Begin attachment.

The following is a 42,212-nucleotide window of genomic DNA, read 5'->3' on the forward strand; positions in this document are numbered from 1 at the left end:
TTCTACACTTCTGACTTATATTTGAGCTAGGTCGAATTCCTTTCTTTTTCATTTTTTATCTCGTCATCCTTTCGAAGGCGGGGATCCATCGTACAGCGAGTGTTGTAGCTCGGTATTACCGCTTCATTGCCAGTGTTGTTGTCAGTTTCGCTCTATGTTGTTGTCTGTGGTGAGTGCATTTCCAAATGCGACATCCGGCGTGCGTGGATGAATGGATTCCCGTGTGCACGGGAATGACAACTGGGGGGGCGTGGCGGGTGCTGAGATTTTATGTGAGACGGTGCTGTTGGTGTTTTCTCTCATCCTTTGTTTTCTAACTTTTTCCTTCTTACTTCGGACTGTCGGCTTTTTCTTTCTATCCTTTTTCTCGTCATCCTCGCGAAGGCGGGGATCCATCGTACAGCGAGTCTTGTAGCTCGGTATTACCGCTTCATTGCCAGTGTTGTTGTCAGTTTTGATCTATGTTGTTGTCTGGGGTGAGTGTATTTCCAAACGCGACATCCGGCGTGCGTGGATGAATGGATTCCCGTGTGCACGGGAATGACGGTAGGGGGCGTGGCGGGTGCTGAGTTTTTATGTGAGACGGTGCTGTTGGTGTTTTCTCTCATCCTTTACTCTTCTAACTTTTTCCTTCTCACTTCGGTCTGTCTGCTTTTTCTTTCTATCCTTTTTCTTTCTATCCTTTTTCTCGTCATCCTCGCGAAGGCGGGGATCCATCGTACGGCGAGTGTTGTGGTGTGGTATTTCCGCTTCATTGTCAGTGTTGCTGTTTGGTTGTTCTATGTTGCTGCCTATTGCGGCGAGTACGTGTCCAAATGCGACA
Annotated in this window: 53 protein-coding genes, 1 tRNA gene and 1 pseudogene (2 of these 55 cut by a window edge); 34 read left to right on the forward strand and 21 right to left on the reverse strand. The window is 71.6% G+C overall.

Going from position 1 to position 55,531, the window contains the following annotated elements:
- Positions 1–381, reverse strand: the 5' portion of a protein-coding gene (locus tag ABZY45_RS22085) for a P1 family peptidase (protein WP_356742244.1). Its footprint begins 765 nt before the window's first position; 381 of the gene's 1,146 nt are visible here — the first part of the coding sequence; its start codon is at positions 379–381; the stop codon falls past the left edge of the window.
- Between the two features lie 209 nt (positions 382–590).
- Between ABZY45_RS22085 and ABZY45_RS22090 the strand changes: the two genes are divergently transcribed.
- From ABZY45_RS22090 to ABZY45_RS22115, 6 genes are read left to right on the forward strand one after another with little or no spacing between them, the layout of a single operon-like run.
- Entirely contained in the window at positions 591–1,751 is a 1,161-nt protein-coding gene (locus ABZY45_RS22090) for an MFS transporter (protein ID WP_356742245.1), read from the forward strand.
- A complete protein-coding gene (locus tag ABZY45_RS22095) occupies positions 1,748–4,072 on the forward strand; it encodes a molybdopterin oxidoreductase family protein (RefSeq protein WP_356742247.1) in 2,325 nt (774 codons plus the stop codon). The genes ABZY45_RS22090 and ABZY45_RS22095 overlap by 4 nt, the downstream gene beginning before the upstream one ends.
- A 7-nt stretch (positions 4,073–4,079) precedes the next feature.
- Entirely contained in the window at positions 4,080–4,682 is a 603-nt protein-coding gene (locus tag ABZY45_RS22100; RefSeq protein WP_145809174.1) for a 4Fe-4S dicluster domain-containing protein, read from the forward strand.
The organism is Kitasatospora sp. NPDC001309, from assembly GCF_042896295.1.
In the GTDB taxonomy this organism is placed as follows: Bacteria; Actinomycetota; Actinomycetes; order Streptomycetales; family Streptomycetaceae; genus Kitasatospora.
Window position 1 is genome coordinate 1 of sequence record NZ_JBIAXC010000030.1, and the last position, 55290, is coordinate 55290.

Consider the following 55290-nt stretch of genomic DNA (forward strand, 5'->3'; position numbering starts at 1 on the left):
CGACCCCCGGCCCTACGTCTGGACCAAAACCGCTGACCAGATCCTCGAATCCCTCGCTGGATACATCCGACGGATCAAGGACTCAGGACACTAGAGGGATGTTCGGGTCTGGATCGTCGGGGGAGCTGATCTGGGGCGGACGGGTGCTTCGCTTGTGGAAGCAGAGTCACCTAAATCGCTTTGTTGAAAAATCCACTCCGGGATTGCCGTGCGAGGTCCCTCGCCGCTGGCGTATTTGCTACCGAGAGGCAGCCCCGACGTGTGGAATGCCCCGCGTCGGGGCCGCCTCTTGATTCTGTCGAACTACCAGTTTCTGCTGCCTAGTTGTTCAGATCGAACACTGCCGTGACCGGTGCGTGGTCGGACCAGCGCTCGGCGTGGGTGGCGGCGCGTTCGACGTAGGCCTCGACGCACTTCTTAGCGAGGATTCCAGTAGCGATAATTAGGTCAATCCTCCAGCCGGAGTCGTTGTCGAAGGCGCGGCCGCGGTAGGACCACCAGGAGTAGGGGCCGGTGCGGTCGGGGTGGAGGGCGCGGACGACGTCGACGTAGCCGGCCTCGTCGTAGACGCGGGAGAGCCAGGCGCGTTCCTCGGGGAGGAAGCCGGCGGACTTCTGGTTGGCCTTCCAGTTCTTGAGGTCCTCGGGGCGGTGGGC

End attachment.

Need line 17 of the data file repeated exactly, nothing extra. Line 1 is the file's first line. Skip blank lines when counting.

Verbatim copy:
CGACCCCCGGCCCTACGTCTGGACCAAAACCGCTGACCAGATCCTCGAATCCCTCGCTGGATACATCCGACGGATCAAGGACTCAGGACACTAGAGGGATGTTCGGGTCTGGATCGTCGGGGGAGCTGATCTGGGGCGGACGGGTGCTTCGCTTGTGGAAGCAGAGTCACCTAAATCGCTTTGTTGAAAAATCCACTCCGGGATTGCCGTGCGAGGTCCCTCGCCGCTGGCGTATTTGCTACCGAGAGGCAGCCCCGACGTGTGGAATGCCCCGCGTCGGGGCCGCCTCTTGATTCTGTCGAACTACCAGTTTCTGCTGCCTAGTTGTTCAGATCGAACACTGCCGTGACCGGTGCGTGGTCGGACCAGCGCTCGGCGTGGGTGGCGGCGCGTTCGACGTAGGCCTCGACGCACTTCTTAGCGAGGATTCCAGTAGCGATAATTAGGTCAATCCTCCAGCCGGAGTCGTTGTCGAAGGCGCGGCCGCGGTAGGACCACCAGGAGTAGGGGCCGGTGCGGTCGGGGTGGAGGGCGCGGACGACGTCGACGTAGCCGGCCTCGTCGTAGACGCGGGAGAGCCAGGCGCGTTCCTCGGGGAGGAAGCCGGCGGACTTCTGGTTGGCCTTCCAGTTCTTGAGGTCCTCGGGGCGGTGGGC